• components - contains UI elements in separate folders

  • static - contains data which doesn’t change (for example list of panes to display and iterate over)

  • store - contains Vuex logic and is split into folders of modules

  • views - contains Vue-router pages

Other configuration files are not included in these folders. This kind of structure is easy to understand and extend.

Update the README file

If you haven’t described project practices in this file, change this! Every project needs to have a source of truth which could tell other frontend developers about best practices, project configuration, structure, and other stuff to avoid misunderstandings in the team. What should be included here? Everything people ask about. Assume that people may not know about many things and that everything should be described in depth. has examples of good README files.

Document business requirements

It’s not a common approach, but I saw plenty of times when a few guys knew everything and others not much. It's not healthy - knowledge must circulate around the team.

Maximize the quality of your code

There are plenty of tools which could help you to achieve this goal: IDEs (prettiers, code formatters), server CI tools (Travis, Jenkins, code climate), linters (eslint, tslint), precommit/prepush tools which analyze your code and block everything that doesn’t follow project code conventions.

Take care of frontend productivity

Use shortcuts, extensions (IDE and browser), set a daily focus time for developers when they won’t be distracted, automate repetitive processes, minimize distractions, don’t forget about your health - take a short break every hour to freshen your mind and sleep well.

Make code reusable

Be lazy in positive way. Do you see something in your code that could be reused? Don’t hesitate to do it! It saves lots of time.

Think long term

A frenzied pursuit of deadlines can cause the quality of the code to go down. So take care of the quality of your code, do code reviews carefully. Bad quality code is harder to change or debug.

Test your code

It doesn’t mean that more is better. We could test almost everything, but it wouldn’t be the correct approach (except if it's a medical application which mustn't fail). Especially when the requirements are dynamic. Correct testing means that every crucial part of data is covered by tests and is stable. Also, a part of bug fixing should be writing proper test to avoid future problems. Testing also gives you better insight into code and the application.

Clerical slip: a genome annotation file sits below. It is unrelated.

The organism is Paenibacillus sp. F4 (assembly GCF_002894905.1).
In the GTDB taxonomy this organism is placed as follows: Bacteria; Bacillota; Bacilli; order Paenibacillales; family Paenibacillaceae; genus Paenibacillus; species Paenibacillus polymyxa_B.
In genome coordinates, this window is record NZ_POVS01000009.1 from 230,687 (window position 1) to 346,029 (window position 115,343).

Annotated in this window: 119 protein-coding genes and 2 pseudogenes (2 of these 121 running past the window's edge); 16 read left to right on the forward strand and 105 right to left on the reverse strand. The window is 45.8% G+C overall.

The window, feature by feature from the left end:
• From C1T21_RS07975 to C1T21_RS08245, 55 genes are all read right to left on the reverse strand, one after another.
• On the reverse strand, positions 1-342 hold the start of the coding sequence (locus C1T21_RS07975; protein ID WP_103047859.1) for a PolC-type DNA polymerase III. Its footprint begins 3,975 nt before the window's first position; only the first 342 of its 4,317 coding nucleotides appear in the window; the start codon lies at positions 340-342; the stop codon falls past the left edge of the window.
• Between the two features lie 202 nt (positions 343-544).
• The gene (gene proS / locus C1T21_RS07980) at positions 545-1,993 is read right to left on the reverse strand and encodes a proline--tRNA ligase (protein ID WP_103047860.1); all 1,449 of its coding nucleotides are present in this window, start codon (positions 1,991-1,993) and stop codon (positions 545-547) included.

Follow best practices

There are a plenty rules which could be an article. In short it’s: self-explanatory code, DRY, module patterns, avoid unnecessary comments, clean code from console.logs and unused code/folder/files/resources, use correct code indentation, make the code as good as possible and don’t wait for a refactor (it’s harder to debug and it’s a way to get spaghetti code), use developer tools, ES6/ES7, frameworks, CSS preprocessors and code conventions, organize code in dedicated folders. There are many more techniques to make code leaner and more friendly, which I encourage you to learn.

Use Storybook

An external library which can allow you to store your UI components separately. It helps maintain bigger projects and stay DRY. Whenever I joined projects, I spent too much time finding components which I could use to save my time. This is exactly when Storybook comes to the rescue!

Use Typescript

Typescript is a superset of Javascript which introduces static typing. It has plenty of advantages. Mostly I appreciate the amazing IDE support which gently catches all of your mistakes and forces you to write better code and also is awesome during refactoring. Types inside code is documentation which can speed up your work and save you from logging and debugging. I would also like to point out that Typescript can be introduced into the project gradually, which is a big advantage.

Avoid HDD (Hype Driven Development)

This is a phenomenon where developers choose technologies based on current trends. It especially refers to the frontend world where we have plenty of new technologies and new stuff. Technical decisions have a crucial impact on creating and maintaining a project. Therefore, try to avoid implementing unproven solutions that may hinder your work. Here you can find an amazing article about HDD.

Hype Driven Development



We’ve covered what makes up the cost of an application and what you can do as a Frontend Developer to reduce the cost of your app. Every point refers to an action which can save your time, make your job easier, makes you more satisfied, and protects your project from being inaccessible to new team members. A happy developer who can easily find any data in his project is a productive developer. Remember that it is always a good time to introduce quality changes. I wish you luck with that goal!

Photo by Immo Wegmann on Unsplash

Photo of Mateusz Lisowski

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Mateusz Lisowski

Mateusz is a self-taught developer and an alumnus of Social Work at the University in Białystok. He...